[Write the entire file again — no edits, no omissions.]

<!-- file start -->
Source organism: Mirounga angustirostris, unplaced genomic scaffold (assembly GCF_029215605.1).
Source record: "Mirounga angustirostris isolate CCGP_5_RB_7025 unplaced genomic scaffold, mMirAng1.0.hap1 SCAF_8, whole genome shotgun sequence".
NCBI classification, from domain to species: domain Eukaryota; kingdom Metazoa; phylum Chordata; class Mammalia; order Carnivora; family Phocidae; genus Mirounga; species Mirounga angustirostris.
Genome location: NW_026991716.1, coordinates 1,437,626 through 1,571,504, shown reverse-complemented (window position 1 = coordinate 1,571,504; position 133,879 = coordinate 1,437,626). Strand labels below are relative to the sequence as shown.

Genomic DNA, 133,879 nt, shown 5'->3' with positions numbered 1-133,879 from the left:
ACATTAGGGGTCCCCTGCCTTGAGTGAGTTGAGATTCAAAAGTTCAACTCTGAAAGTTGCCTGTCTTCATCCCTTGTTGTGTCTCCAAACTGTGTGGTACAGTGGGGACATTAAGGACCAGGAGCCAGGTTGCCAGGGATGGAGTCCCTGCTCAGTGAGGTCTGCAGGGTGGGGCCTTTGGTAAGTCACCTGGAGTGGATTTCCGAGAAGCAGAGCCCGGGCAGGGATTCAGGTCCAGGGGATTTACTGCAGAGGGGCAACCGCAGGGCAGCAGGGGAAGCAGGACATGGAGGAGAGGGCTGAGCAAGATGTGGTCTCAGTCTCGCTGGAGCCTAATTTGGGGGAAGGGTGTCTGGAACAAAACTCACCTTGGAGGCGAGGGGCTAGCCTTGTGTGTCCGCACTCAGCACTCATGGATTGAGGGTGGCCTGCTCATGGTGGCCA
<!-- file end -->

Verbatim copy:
Source organism: Mirounga angustirostris, unplaced genomic scaffold (assembly GCF_029215605.1).
Source record: "Mirounga angustirostris isolate CCGP_5_RB_7025 unplaced genomic scaffold, mMirAng1.0.hap1 SCAF_8, whole genome shotgun sequence".
NCBI classification, from domain to species: domain Eukaryota; kingdom Metazoa; phylum Chordata; class Mammalia; order Carnivora; family Phocidae; genus Mirounga; species Mirounga angustirostris.
Genome location: NW_026991716.1, coordinates 1,437,626 through 1,571,504, shown reverse-complemented (window position 1 = coordinate 1,571,504; position 133,879 = coordinate 1,437,626). Strand labels below are relative to the sequence as shown.

Genomic DNA, 133,879 nt, shown 5'->3' with positions numbered 1-133,879 from the left:
ACATTAGGGGTCCCCTGCCTTGAGTGAGTTGAGATTCAAAAGTTCAACTCTGAAAGTTGCCTGTCTTCATCCCTTGTTGTGTCTCCAAACTGTGTGGTACAGTGGGGACATTAAGGACCAGGAGCCAGGTTGCCAGGGATGGAGTCCCTGCTCAGTGAGGTCTGCAGGGTGGGGCCTTTGGTAAGTCACCTGGAGTGGATTTCCGAGAAGCAGAGCCCGGGCAGGGATTCAGGTCCAGGGGATTTACTGCAGAGGGGCAACCGCAGGGCAGCAGGGGAAGCAGGACATGGAGGAGAGGGCTGAGCAAGATGTGGTCTCAGTCTCGCTGGAGCCTAATTTGGGGGAAGGGTGTCTGGAACAAAACTCACCTTGGAGGCGAGGGGCTAGCCTTGTGTGTCCGCACTCAGCACTCATGGATTGAGGGTGGCCTGCTCATGGTGGCCA